Gov. William Donald Schaefer may have turned down a convicted murderer's bid to have lunch with him, but the governor's strict standards for meal partners apparently don't apply to everyone who has had trouble with the law. At a $1,500-a-plate Democratic Governors Association fund-raiser two weeks ago, at Schaefer's table was none other than former governor Marvin Mandel, a longtime friend of Schaefer's who served time in federal prison after being convicted of using his office to help associates.

The conviction was eventually overturned, and Mandel has gone on to regain a place in the state's power structure: His right to practice law has been restored, and last week a computer company he helped represent was recommended for a $61 million contract with the State Lottery Agency.


No. 2 may try harder, but when you're second fiddle to a domineering figure like Schaefer, even that sometimes isn't enough. Lt. Gov. Melvin A. Steinberg knows that well. On orders from the governor, he has been put in charge of selling the General Assembly on an $800 million set of tax increases, major parts of which Steinberg does not personally support.

Steinberg has danced carefully around the issue so far, talking about the art of compromise and the legislature's need to put its own stamp on some issues. But after reports last week that he was actively marketing to legislators a much smaller tax increase than the one Schaefer is impatient to have approved, the governor had heard enough.

"The governor and the lieutenant governor are in total agreement that we are supporting the {full} package. Period," Schaefer said, putting words in Steinberg's mouth that the lieutenant governor has avoided uttering on his own.


Schaefer has been under something of a siege lately for his sharp tongue, a weapon he is as willing to turn on private citizens as on lazy bureaucrats or obstinate legislators. Schaefer, however, said it amazes him how his comments, whether made in jest or in rage, divert attention from the real issues of the day.

Some examples of why he may be right: In Easton last week, readers of the Star-Democrat learned from a blazing headline across the front page that Schaefer had apologized for referring to the Eastern Shore as an outhouse. Only those who made it to the back page found out that the state Senate had approved one of the nation's strongest abortion-rights bills. Television viewers may have missed the demonstration of assault weapons last week that Schaefer's office organized to build support for a proposed ban on the weapons; they were less likely to miss the parade, carried on several stations, of angry Shore residents who loaded outhouses onto their pickup trucks for a journey to Annapolis.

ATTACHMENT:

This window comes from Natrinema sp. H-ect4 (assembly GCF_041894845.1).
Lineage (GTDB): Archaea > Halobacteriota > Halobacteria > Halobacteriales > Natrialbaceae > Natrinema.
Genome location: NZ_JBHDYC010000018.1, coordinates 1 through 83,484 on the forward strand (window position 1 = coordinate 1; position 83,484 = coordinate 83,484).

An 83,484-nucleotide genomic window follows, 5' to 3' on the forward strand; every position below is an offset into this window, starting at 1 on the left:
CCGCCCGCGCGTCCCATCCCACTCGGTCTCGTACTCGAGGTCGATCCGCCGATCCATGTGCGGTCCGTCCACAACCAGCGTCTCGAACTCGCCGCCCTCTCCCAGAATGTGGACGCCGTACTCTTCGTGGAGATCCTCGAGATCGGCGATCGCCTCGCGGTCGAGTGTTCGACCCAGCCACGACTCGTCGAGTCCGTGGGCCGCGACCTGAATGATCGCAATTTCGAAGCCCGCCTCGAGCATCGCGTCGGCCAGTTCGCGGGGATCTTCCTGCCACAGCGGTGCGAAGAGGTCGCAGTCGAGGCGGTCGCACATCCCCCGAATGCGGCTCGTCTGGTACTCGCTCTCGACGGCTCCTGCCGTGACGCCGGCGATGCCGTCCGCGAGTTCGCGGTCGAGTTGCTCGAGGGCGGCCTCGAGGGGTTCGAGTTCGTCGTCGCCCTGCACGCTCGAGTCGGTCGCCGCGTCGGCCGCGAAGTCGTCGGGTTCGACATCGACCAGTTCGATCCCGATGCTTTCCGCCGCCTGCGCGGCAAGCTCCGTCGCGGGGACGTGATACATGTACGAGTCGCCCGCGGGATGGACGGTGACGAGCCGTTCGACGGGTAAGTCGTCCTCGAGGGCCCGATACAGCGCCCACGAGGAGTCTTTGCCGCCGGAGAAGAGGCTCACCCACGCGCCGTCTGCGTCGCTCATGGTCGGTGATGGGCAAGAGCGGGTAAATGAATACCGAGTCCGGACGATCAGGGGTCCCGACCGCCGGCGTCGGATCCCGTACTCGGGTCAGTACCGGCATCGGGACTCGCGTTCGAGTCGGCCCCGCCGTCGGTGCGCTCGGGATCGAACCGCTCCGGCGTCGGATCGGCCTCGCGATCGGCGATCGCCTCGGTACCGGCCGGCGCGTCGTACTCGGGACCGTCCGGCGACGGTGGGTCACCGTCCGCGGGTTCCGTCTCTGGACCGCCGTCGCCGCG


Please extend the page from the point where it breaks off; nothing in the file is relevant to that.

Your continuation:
Leaders of the abortion-rights movement in the state Senate got some extra help in defending their cause on the floor of the chamber last week. Leaving nothing to chance, abortion-rights advocates had drawn up a sort of cheat sheet, with quick and easy answers to the attacks expected from abortion foes.

Labeled "confidential," the three-page document was intended to give Senate abortion-rights supporters a ready reference in the debate. But one observer compared it to the movie "Broadcast News," with abortion-rights groups standing off-stage whispering answers to the senators actually anchoring the show.


After his apology to the Eastern Shore, Schaefer was asked whether he also planned to apologize to people who have received biting, even insulting, letters from him in recent weeks: "Did you read the letters that they wrote to me? . . . They were nice. I'd like to get you that one that starts off, 'Hopes to see me rot in hell . . . . I hope you die very soon.' Reflections on my mother . . . . Those are the things that I'm just supposed to stand in the middle of the floor and be totally immune to."


The Administrative, Executive and Legislative Review Committee will meet today to review a proposal to slice a state welfare program . . . . The Prince George's County Democratic Central Committee meets tomorrow to discuss a replacement for former Democratic delegate Sylvania W. Woods Jr., who resigned . . . . The House Constitutional and Administrative Law Committee holds hearings at 1 p.m. tomorrow on proposed campaign finance restrictions. The Senate Environmental and Economic Affairs Committee will consider a reforestation bill at 1 p.m. Wednesday . . . . The Senate Budget and Taxation Committee holds hearings at 1 p.m. Friday on proposed cigarette tax increases.